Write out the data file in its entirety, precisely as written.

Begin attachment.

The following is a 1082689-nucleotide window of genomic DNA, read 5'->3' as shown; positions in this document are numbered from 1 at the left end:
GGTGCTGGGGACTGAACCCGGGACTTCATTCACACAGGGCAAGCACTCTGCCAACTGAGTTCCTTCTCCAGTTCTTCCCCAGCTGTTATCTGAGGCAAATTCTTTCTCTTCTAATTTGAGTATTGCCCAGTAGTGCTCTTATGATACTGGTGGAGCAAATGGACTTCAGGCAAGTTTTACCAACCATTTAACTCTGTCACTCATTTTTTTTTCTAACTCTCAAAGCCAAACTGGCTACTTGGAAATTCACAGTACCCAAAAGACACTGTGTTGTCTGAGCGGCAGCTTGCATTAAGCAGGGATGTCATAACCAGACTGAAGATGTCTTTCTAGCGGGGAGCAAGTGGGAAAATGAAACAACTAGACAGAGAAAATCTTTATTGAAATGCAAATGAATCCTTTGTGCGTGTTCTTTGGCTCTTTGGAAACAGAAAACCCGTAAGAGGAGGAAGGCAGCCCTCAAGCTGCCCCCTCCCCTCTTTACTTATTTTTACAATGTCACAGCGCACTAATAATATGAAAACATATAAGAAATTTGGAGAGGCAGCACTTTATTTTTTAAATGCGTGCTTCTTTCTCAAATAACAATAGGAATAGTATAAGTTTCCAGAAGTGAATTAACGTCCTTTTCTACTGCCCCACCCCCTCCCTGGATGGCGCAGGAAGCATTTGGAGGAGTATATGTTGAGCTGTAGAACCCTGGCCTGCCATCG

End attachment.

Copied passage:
The following is a 1082689-nucleotide window of genomic DNA, read 5'->3' as shown; positions in this document are numbered from 1 at the left end:
GGTGCTGGGGACTGAACCCGGGACTTCATTCACACAGGGCAAGCACTCTGCCAACTGAGTTCCTTCTCCAGTTCTTCCCCAGCTGTTATCTGAGGCAAATTCTTTCTCTTCTAATTTGAGTATTGCCCAGTAGTGCTCTTATGATACTGGTGGAGCAAATGGACTTCAGGCAAGTTTTACCAACCATTTAACTCTGTCACTCATTTTTTTTTCTAACTCTCAAAGCCAAACTGGCTACTTGGAAATTCACAGTACCCAAAAGACACTGTGTTGTCTGAGCGGCAGCTTGCATTAAGCAGGGATGTCATAACCAGACTGAAGATGTCTTTCTAGCGGGGAGCAAGTGGGAAAATGAAACAACTAGACAGAGAAAATCTTTATTGAAATGCAAATGAATCCTTTGTGCGTGTTCTTTGGCTCTTTGGAAACAGAAAACCCGTAAGAGGAGGAAGGCAGCCCTCAAGCTGCCCCCTCCCCTCTTTACTTATTTTTACAATGTCACAGCGCACTAATAATATGAAAACATATAAGAAATTTGGAGAGGCAGCACTTTATTTTTTAAATGCGTGCTTCTTTCTCAAATAACAATAGGAATAGTATAAGTTTCCAGAAGTGAATTAACGTCCTTTTCTACTGCCCCACCCCCTCCCTGGATGGCGCAGGAAGCATTTGGAGGAGTATATGTTGAGCTGTAGAACCCTGGCCTGCCATCG